What could an international award funded posthumously by the 19th century Swedish inventor of dynamite mean for a young person in Africa or a community in rural Asia? Isn’t Alfred Nobel’s prize just an excuse for the world’s glitterati to don fancy clothes and offer up lofty speeches about unreachable ideals? What’s in it for us?
As the Nobel committee showed in awarding the 2018 peace prize to two individuals fighting the scourge of rape as a weapon of war, the honor often serves as a wake-up call to the world. Sexual harassment and violence surged onto the public agenda in the United States in 2018, propelled by investigative reporting and social media outrage, implicating prominent men. Yet this deep-rooted epidemic resonates too in conflict hot spots outside the spotlight across the globe.
Congolese gynecological surgeon Doctor Denis Mukwege and Iraqi activist Nadia Murad shared the 2018 prize for efforts to raise awareness and deal with the damage of sexual violence. Murad escaped sex slavery by Islamic State militants and “has shown uncommon courage in recounting her own sufferings and speaking up on behalf of other victims,” the Nobel committee said. Mukwege has treated thousands of women at his Panzi Hospital in the eastern Democratic Republic of Congo. More than 1 million women and girls have been raped during two decades of conflicts in the sprawling central African country, estimates the United Nations.
“This Nobel prize is a recognition of the suffering and the failure to adequately compensate women who are victims of rape and sexual violence in all countries around the world,” Mukwege told reporters outside his hospital in Bukavu, on the southern shore of Lake Kivu near Rwanda, according to the BBC.
A look back at the Nobel Peace Prize honorees reveals how the world’s most cherished humanitarian award can inspire us to take up peacemaking within our own spheres of influence. Here are 7 ways the prize can change us:
- OUR WANDERING ATTENTION IS DIRECTED TOWARD A PROBLEM THAT MATTERS
Fluffy celebrity squabbles, fickle fashion trends and hyperbolic, social-media fueled grievances over pretty much nothing crowd out our view of critical challenges. Hunger, deforestation, water scarcity, inequality, ethnic purges and manifold abuses endured by women in the developing world demand sustained attention. The Nobel Peace Prize signals where we need to look.
- WE DISCOVER NEW HEROES AND MODELS FOR LOCAL ACTION
While Nobel winners in science or literature tend to be towering figures operating at genius level over decades (Curie, Einstein, Hemingway), the peace laureates sometimes look a lot more like the rest of us. Yes, world leaders have claimed the honor, from Nelson Mandela to Jimmy Carter to Mikhail Gorbachev, yet so have Guatemalan indigenous-rights advocate Rigoberta Menchu, Liberian women’s peace activist Leymah Gbowee and, famously, Pakistani girls-rights champion Malala Yousafzai.
- THE STRUGGLES OF NOBEL LAUREATES REFRAME OUR LOCAL CHALLENGES
We may not be able to lead a movement to replenish forests and empower rural hopes as Kenya’s peace laureate Wangari Maathai did, yet maybe we could take action to protect a biodiverse patch of nearby wilderness sustainably used by communities. Shifting a nation’s democratic trajectory might be out of reach, though perhaps we can help build dialogue across ethnic, economic or religious lines in our village or province. While the Nobel may reward the scale of an achievement, impact is an equally important measure. And impact is crucial at any scale.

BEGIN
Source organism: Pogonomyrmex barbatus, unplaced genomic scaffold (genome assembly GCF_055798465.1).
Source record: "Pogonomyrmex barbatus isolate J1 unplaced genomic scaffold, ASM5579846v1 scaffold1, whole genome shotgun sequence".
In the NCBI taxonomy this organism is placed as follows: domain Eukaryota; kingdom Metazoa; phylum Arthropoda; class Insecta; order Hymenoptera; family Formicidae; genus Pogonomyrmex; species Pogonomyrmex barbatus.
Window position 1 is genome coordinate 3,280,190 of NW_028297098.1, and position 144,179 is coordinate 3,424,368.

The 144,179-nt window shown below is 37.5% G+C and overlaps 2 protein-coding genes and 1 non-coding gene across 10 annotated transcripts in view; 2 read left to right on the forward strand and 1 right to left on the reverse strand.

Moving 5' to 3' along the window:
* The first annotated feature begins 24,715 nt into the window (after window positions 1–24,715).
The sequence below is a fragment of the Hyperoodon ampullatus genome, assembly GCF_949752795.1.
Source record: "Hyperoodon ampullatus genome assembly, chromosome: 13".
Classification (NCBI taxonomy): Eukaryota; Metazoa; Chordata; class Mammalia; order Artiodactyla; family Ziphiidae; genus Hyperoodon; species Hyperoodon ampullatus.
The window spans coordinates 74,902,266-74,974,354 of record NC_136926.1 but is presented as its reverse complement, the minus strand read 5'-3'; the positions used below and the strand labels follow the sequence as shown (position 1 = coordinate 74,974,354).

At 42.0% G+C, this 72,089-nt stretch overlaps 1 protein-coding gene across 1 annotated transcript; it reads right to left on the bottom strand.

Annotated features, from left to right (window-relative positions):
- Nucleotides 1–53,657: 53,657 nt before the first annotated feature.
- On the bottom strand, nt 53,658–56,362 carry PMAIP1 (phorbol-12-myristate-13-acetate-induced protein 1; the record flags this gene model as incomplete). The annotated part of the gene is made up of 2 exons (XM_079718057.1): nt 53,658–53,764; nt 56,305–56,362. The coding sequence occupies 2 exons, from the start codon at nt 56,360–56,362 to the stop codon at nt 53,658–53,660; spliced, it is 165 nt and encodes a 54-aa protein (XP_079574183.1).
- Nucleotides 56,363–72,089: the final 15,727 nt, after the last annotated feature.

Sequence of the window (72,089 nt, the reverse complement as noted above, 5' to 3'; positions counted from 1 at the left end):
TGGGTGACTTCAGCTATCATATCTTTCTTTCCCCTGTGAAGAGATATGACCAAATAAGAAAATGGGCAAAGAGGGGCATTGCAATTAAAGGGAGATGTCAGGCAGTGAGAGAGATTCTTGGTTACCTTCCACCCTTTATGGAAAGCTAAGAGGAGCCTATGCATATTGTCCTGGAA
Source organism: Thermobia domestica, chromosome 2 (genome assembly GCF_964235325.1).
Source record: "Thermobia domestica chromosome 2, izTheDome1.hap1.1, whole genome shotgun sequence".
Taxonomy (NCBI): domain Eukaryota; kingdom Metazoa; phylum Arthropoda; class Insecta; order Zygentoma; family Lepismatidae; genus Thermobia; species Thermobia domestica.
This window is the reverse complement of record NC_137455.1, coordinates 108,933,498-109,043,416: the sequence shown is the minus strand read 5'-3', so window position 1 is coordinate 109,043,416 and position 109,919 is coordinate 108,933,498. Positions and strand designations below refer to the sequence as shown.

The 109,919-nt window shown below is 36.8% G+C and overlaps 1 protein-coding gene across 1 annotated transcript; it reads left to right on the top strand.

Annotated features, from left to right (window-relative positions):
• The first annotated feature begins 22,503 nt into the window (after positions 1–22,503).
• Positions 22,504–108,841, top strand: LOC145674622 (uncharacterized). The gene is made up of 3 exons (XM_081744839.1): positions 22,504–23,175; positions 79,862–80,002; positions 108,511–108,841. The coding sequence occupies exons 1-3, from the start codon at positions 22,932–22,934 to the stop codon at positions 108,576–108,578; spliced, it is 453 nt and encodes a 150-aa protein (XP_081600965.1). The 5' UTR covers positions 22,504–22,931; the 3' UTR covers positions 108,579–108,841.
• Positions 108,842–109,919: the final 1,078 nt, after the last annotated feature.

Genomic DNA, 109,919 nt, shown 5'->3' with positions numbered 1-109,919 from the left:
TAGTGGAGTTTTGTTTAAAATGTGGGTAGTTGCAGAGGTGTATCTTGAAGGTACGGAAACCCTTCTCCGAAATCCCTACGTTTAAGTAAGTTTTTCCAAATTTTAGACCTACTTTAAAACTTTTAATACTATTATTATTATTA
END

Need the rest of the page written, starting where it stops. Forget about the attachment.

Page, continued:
- YOU START TO DEAL WITH LINKED PROBLEMS
Malala brought attention to girls being denied education. Pulling back the camera, we see underlying issues: girls expected in some societies to accept a future with fewer opportunities than boys; the voices of women absent from crucial social and political conversations around development, peace and governance; and the need to sensitize men to the costs of entrenched gender inequality.
- WE SEE HOW GROUP ACTION CAN BOOST THE POTENTIAL FOR SUCCESS
Twenty-seven times the Nobel has gone to organizations, with the International Committee of the Red Cross claiming the honor three times (1917, 1944 and 1963) and the United Nations High Commissioner for Refugees twice (1954 and 1981). Linking up with like-minded individuals can be the most effective way to make change. When four Tunisian civil-society organizations banded together to help reinforce the North African country’s fragile democratic transition, Tunisians across the political spectrum ended up the winners. The Nobel committee took note in 2015, declaring that the National Dialogue Quartet had made a “decisive contribution to the building of a pluralistic democracy.”
- OUR FOCUS SHIFTS FROM TALK TO ACTION
Above all, the winners of the Nobel Peace Prize tell us stories about taking action, moving from talk to engagement. They might have to overcome fears and cross frontiers of stigma and social disapproval. Taking a stand might draw out the haters, and worse: Doctor Mukwege had to flee his country at one point for fear of being killed when he denounced the long-running armed conflict and called for accountability. Action means taking on – and managing – risks to reach the desired result. The peace laureates show us how to make those moves.
- THE PRIZE REMINDS US THAT PEACE IS ATTAINABLE
The Nobel Peace Prize emerged in humanity’s most deadly century, which claimed millions of lives, from the battlefield trenches of Europe as empires crumbled, to the gentle hills of Rwanda as ethnic hatreds exploded. Striving to build peaceful resolutions to conflict, or to diminish tensions before conflict can erupt, is noble Nobel-inspired work during the other 364 days of the year, too.